Kids undergoing this process simply can't learn to read comfortably.
You may be able to teach them the underlying phonics of reading,
particularly if you stick to good-sized print, but they won't read
comfortably, so they won't do the practicing that the normal child does.

In remediation, the ideal candidate is one who didn't learn to read
because of visual confusion, but whose vision problems have resolved and
they now just don't know how to read. With this kids, a good reading
method, like **, appears to work wonders. In my case, I see
many kids who have undergone recent vision therapy, can now see and
interpret what they couldn't before, and are therefore easy
clients.....they learn quickly and more importantly, they are not
uncomfortable, so they find that they actually like to read once they can
understand the code.

At the back of my workbook is a vision checklist. It's usage is
described in the instruction manual. It describes the symptoms that I have
come to consider telling and I would suggest you look it over next. Then
do some reading on vision therapy. One website that is pretty good in this
regard is

The final step is to find a good developmental optometrist in your area
(that may be difficult) and establish a relationship. This will enable you
to discuss these vision problems with someone who addresses them and you
should also be able to then find parents who can tell you the difference
that vision therapy has made in some cases.

One final point. Some kids just learn to read incorrectly. They may
have had a vision problem which either resolved on its own or was
remediated by vision therapy and had a harder time than other kids when the
poor instruction was being administered. The kids who could see well
figured it all out in spite of the poor instructional techniques, but the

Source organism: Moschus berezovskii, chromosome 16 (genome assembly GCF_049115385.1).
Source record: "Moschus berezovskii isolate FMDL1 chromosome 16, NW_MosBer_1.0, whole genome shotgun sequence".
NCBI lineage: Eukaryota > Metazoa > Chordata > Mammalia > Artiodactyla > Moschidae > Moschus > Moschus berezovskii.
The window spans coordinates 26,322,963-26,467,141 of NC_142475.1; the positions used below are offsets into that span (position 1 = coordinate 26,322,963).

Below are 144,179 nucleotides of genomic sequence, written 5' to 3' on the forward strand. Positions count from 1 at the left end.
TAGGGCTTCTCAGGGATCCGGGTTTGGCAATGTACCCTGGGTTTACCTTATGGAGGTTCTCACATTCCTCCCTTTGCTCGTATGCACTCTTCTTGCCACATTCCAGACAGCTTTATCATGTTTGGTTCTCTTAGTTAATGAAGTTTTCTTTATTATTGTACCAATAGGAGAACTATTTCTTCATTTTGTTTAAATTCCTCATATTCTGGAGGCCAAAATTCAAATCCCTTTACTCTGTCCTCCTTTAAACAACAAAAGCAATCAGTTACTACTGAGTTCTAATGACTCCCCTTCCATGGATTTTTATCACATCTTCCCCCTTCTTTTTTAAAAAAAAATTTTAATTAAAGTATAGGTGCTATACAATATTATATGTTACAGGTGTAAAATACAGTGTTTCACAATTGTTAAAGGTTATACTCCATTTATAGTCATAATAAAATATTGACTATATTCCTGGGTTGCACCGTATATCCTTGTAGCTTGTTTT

kid with the vision problems actually listened to the teacher and is using
the poor instruction. These kids can resemble kids with vision problems
because they also resist reading (because they can't make sense of print
due to the type of instruction they received and the strategies that
resulted) and because they make many mistakes that seem inexplicable.
Basically, these kids are the guessers, or part-word guessers, and at times
you can almost convince yourself that they just must not be able to see
what they are reading. In fact, they just aren't looking at the code.
They are instead looking at a letter and the length of the word and
guessing, or looking at a word like "then" and initiating some process like
"Let's see now, that's one of those "there/where/then/when" words...which
one is it? 'When' fits, so I'll go with that for now." In other words,
they aren't decoding, they're trying to simply remember which word it is
and using a very poor set of strategies to do so. These kids can be real
challenges sometimes, and it's a little too easy to simply conclude that
their vision is at fault.

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Post by lks » Tue May 23, 2006 6:16 am

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Post by CuriousMum » Tue May 23, 2006 4:48 pm

My older son, nearly 8, is not at all 'dyslexic' in the popularly understood sense of the word, as he has a reading age over 5 years above his chronological age and is also a strong speller. However, he still, when reading aloud, loses his place frequently and often substitutes a word from the line below, particularly near the end of the lines. He is reading novels now, sometimes with quite small print, and he still will say a book is hard or easy based on the size of its print, not the vocabulary.

Is this still developmentally typical or should I get him checked over by an optometrist?

I wonder more since my 4 year old doesn't have the same kind of tracking problems, and can actually manage a whole page of a book like A A Milne's Winnie-the-Pooh without getting lost.

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Post by g.carter » Tue May 23, 2006 7:33 pm

C. M. suggest that you make enquiries via or google Professor John Stein at Magdalen College,Oxford. You ought to start at the top and find out if there is anyone suitably trained in your area - you can waste an awful lot of money otherwise....g.

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Post by CuriousMum » Tue May 23, 2006 11:35 pm

Thanks, G. I'll have a look at the link. I was chatting about it to the optician the other week, but wasn't convinced that he really understood what I was on about.